I am a Fictional Character

Friday, October 10, 2014

Wow.  I just posted a selfie on my blog.  I must feel really passionate about character...

     I just got home from IRC this weekend, and I just couldn't wait to wear my new shirt from Anderson's.  Yep, I am a "fictional character," and proud of it!

     Last year, after a few of our grades finished teaching the character Unit of Study, I realized that we hadn't really thought about why we teach a whole unit on character.  I think in the classrooms of the past, we used to quickly "list" the characters as one part of completing a story map.  Perhaps we had a conversation about what they did, or predicted what they might do in the story.  In the classrooms of today, we spend at least a month on characters, because Lucy Calkins tells us to.  Plus, it is Standard 3.  Right?

     It was in the middle of the unit, though, that I really began to think about the purpose for teaching our students to walk both in the character's shoes, as well as outside of them.  I began to realize that our students do that all the time on the playground, and in the lunchroom, and in the halls.  They are constantly aware of others and how they feel and what their motivations are.  As a recess supervisor, I can tell you that they know exactly why little Bobby pushed them, or why little Suzie is crying.  (Or, at least they think they do...)  They notice when their best friend goes from their best friend to their worst enemy.  They see the changes in their behavior.  So, why it is that they don't notice these things in books?  Is it because these concepts are too hard?  Should we not expect them to notice traits, and patterns of behavior, in book characters?  Is this just another example of the Common Core expecting too much?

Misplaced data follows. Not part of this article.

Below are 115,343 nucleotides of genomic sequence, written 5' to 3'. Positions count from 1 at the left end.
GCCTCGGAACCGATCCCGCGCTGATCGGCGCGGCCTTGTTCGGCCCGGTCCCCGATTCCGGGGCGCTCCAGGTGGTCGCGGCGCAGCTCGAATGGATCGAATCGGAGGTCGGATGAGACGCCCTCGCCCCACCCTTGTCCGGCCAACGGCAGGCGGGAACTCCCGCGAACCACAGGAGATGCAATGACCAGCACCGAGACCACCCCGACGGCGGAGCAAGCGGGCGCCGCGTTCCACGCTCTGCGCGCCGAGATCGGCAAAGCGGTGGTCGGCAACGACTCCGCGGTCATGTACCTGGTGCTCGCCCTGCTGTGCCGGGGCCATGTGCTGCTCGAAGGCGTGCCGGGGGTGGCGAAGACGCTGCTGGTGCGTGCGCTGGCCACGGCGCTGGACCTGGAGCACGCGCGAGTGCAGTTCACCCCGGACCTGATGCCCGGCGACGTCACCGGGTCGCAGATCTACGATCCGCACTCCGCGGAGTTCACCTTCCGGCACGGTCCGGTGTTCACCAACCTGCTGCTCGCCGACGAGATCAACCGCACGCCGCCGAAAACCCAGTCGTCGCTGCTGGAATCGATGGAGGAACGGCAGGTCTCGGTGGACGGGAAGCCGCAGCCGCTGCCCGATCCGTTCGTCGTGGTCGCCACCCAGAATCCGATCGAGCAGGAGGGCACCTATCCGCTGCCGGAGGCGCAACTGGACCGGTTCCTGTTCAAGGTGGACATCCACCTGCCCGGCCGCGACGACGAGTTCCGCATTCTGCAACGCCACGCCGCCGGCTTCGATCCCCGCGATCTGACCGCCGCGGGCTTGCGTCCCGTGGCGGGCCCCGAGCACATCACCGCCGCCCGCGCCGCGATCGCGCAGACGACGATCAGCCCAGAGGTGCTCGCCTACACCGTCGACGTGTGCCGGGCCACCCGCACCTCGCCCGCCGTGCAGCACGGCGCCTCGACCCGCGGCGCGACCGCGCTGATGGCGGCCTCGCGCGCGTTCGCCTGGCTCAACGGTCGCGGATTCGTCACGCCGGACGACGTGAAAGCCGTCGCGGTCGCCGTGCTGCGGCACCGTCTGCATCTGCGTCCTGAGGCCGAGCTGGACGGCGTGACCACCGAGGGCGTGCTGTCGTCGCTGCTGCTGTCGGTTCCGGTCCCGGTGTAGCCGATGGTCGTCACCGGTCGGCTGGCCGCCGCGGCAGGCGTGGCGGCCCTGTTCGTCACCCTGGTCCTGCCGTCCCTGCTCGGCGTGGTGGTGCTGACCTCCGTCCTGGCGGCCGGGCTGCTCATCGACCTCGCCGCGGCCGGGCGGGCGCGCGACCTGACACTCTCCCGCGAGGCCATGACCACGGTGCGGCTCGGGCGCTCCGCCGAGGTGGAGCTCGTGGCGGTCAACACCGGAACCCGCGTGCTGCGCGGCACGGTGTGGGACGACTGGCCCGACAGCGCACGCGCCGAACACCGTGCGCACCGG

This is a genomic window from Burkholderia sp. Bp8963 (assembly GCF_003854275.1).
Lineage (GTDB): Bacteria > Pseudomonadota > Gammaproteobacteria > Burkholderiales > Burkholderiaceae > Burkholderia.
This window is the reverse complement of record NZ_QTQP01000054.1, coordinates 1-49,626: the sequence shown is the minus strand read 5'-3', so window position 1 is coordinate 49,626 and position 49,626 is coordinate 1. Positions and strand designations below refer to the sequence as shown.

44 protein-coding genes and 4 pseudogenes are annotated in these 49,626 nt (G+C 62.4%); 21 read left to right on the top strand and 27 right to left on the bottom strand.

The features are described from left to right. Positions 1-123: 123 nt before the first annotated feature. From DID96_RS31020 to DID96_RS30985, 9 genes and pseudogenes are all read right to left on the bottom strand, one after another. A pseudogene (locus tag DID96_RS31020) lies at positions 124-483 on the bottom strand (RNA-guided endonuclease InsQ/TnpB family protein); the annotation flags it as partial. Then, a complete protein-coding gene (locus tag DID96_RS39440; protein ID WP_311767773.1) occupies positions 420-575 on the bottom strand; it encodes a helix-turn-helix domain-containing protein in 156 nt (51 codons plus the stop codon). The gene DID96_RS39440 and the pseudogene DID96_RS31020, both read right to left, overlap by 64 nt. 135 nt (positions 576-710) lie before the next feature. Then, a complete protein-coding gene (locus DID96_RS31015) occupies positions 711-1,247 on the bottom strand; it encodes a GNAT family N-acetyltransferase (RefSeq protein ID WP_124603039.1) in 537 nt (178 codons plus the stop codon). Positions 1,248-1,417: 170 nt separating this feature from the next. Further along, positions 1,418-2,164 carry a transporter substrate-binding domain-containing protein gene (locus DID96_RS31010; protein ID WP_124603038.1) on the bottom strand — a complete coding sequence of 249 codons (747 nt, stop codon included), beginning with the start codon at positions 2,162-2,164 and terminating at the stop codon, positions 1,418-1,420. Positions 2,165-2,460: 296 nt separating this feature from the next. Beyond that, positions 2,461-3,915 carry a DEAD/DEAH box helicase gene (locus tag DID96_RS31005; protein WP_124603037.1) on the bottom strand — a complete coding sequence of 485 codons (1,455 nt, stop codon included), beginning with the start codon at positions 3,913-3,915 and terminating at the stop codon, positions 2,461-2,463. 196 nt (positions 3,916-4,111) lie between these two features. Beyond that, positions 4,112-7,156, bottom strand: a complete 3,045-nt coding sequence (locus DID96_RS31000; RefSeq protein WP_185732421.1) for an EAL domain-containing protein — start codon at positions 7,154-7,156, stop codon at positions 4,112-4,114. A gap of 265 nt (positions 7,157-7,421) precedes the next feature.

If our kids can apply the standard to real people on the playground and in their life, then they can do it with books.  They just need to care about the characters in their books a little bit more.  And they need us to model it.

     Real people are characters, just like their fictional counterparts.  They just matter more to us because they are real and in our world.  Perhaps if we can get our students to see book characters as "people," we can teach them to become better people themselves.  If we can get children to see book characters, and think about their traits and their behaviors, and even consider their motivations for doing what they do, then perhaps they will learn a little about the world around us and it will change them for the better.

Wilbur taught me that friendship means everything.

Rocky Balboa taught me that being determined to succeed will help me succeed.

Harry Potter taught me that even when horrible things happen, my actions can do good and help others.  

Gerald teaches me that even when we are frustrated and nervous, friends will get me through it despite my own attitude.

David taught me that being impulsive and silly can cause some problems, but that people will forgive me if I apologize.

     The truth is, these book characters taught me lessons that I can use in my own life.  The book might have been about them, but the character traits, big ideas and themes could have been written for me.  We are just like those characters in the books we read.  Perhaps, if we learn lessons from them, it can help us from making mistakes in our own world.

     I think I learned those lessons from the characters above not only because of their actions, but also from how other characters responded to them.  Our children struggle with that.  They tend to see things only from their own perspective.  Perhaps "walking in their shoes" a little more will help them see things in a different way.  Right now, they can only be the character if the character becomes them.  With practice and modeling, perhaps they will really be able to see what it would be like to live the life of another person (at least long enough to have some empathy and understanding).

     I am Leah O'Donnell, and I am a fictional character.  I have traits that change over the course of my life, both internal traits and just plain emotions.  Those traits do determine how I respond to things, and sometimes I act out of character and really struggle.  I am motivated by many things, and sometimes it is hard for me to see that.  I am living proof that Standard 3 matters.

(...and I am not talking about the "do go on the PARCC, multiple choice" Standard 3 that matters)


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